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Simply Budget

Set your goals | Itemise your spending | Manage your budget | Plan for your future | Live within your means | You in control

Set your goals
Specific
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Measurable
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Achievable
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Realistic
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Time
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Set you goalsYou need to plan goals into your budget. These can be a future holiday, a new car, extra money for Christmas or even just having three months budget saved up for emergencies.

Goals must be SMART – Specific, Measurable, Achievable, Realistic, and Time set. A goal needs to be something specific – a certain amount – how much do you need to achieve your goal? You need to be able to measure the goal – how far have you got to go? Are you half way yet? Are you on target to achieve it in time? It needs to be achievable – saving $10,000 in three months seems a little high, however saving $1,000 in three months sounds much more achievable. Check your budget worksheet – can the goal be achieved in time?

As before it needs to be realistic – saving $10,000 in three months doesn’t sound realistic unless you have about $3,500 surplus each month. There needs to be a time set on your goal. If you just say you want to save $10,000 then you will not know when you are going to achieve it or how much you need to save each week to achieve your goal.

Remember - think SMART!

 

You can enter some goals below that can be saved to your profile. You will need to be logged in to save this information.
You should check your goals on a regular basis to see if you are on target to achieve them.
Some examples –
Short term – Three months budget saved (total expenses of budget worksheet) within twelve months
Medium Term – All debts paid off ($10,000) within three years
Long Term – Save $15,000 for safari holiday in Kenya in five years

Itemise your spending

Do you know how much you actually spend each week?

  A coffee and muffin at morning tea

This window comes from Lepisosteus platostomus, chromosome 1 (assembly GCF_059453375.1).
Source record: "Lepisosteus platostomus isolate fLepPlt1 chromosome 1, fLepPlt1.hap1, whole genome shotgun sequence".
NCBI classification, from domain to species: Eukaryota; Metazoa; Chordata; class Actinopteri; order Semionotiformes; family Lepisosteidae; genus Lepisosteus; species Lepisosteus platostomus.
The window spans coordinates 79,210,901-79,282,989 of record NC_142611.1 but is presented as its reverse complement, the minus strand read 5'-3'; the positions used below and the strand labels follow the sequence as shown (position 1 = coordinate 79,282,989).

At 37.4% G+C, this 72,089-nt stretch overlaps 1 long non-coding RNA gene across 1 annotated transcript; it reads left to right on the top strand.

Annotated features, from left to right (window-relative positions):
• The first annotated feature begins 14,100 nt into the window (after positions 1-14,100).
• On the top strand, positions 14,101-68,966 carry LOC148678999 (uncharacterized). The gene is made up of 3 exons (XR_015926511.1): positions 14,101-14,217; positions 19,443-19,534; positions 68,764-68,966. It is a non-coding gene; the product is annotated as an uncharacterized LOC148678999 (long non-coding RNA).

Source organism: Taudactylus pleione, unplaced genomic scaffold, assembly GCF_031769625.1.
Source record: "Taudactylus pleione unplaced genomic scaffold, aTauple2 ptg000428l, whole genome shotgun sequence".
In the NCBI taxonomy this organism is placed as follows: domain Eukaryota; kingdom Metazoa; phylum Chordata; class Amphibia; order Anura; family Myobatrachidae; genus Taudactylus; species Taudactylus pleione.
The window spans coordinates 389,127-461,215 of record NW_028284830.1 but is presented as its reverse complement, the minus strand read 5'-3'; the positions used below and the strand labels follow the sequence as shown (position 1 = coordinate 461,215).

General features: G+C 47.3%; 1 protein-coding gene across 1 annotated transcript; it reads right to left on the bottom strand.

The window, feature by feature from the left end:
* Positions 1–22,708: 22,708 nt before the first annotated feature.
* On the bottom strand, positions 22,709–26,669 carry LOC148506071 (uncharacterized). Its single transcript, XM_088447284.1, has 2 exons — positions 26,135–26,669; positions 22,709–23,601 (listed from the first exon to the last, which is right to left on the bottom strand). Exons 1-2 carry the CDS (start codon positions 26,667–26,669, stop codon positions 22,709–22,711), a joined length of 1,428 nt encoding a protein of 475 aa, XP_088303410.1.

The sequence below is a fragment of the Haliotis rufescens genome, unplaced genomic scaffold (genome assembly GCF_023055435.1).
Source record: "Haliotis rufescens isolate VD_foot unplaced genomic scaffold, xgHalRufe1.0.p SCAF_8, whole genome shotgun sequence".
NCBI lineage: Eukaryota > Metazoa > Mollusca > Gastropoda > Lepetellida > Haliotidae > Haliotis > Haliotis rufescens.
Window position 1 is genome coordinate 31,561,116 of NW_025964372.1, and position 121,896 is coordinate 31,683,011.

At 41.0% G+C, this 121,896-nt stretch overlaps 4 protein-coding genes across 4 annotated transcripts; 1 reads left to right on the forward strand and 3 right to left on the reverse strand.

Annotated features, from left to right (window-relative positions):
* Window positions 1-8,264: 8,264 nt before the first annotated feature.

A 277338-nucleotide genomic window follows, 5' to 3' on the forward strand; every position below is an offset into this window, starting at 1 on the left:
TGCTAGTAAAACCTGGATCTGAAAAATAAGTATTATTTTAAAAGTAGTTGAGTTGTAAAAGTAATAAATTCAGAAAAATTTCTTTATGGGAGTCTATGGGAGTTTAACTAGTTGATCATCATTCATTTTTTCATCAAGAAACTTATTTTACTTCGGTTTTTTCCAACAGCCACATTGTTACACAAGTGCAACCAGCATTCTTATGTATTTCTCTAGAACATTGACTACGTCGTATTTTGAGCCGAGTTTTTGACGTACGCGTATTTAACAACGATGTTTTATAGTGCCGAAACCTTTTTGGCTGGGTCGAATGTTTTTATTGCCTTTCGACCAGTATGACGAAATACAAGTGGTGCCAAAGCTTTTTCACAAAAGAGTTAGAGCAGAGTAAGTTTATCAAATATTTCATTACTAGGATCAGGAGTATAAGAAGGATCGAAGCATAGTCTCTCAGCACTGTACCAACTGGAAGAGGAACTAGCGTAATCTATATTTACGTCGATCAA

Sushi or Subway for lunch
  Dinner out
  Drinks after work
  Chocolate bar or drink when you buy your petrol

All these add up quite tremendously. Have a think about how many times you have used your EFTPOS or Debit card over the last week. You may be quite surprised – and shocked!

A lot of people think nothing about swiping the EFTPOS or debit card for this and that, but all these little spends can easily add up to between $50 and $100 each week.  Sometimes it is better to withdraw a certain amount of cash – say $20 per week – for you to spend on coffees and lunches. This helps you keep an eye on how much you are spending through the week.

Manage your budget

Manage your moneyKeep a money diary

Write down everything you spend over a period of a month and have a look at where your money is going.

Write down all your expenses and all your income.

Certain expenses won’t change - like insurance payments or HP and loan payments; but others may fluctuate - like food, petrol, power and telephone bills.

How much have you allowed for these? Are you keeping to this limit?

If not you should review your budget to ensure you can still afford these.

Monitor this by checking these figures on a regular basis on your bank statement.

Plan for your future

Plan for your futureYour budget shows your expenses and income as at today, but what about your future?

Check your goals. (See Set Your Goals). These should be reviewed on a regular basis.

  • Are you going to be able to afford these?
  • Are you on target to acheive these goals?
  • Have you included them in your budget?

Retirement

Have you thought about retirement?

You need to make plans so that you will have enough money to live on when you retire. Think about the plans you have in place for later in life.

Have you signed up for a Kiwisaver scheme? (New Zealand Only)

This is a savings scheme introduced by the government.

When you first sign up to a Kiwisaver scheme you will receive a $1000 kick start payment from the government into your Kiwisaver. If you are working you have to contribute a minimum of 3% of your gross pay, though you may choose to increase this to 4% or 8%. Your employer has to contribute 3% of your gross wage as well. Also the government will match your contribution (up to $10 per week).

So for example if your 3% contribution is $20, then your employer also has to contribute $20 and the government will give you another $10 – this means that your $20 is already $50! A great way to save for retirement!

  • If you would like further information on Kiwisaver please contact us.
Live within your means

Are you living within your means?   Are your expenses less than your income?

Keep a money diary.

Write down everything you spend over a period of a month and have a look at where your money is going.

Use the budget calculator to see what your budget looks like.

You need to make sure that you are not spending more than you are earning. You should also have some money left over for emergencies.

Do you have a surplus?

Great – you can start a savings plan and start thinking about your future and your goals.

Is your budget in deficit? Is the result a negative number?

In that case you need to make changes, either decrease your spending or increase your income, or both. Submit your budget worksheet to one of our money coaches for extra tips and advice.

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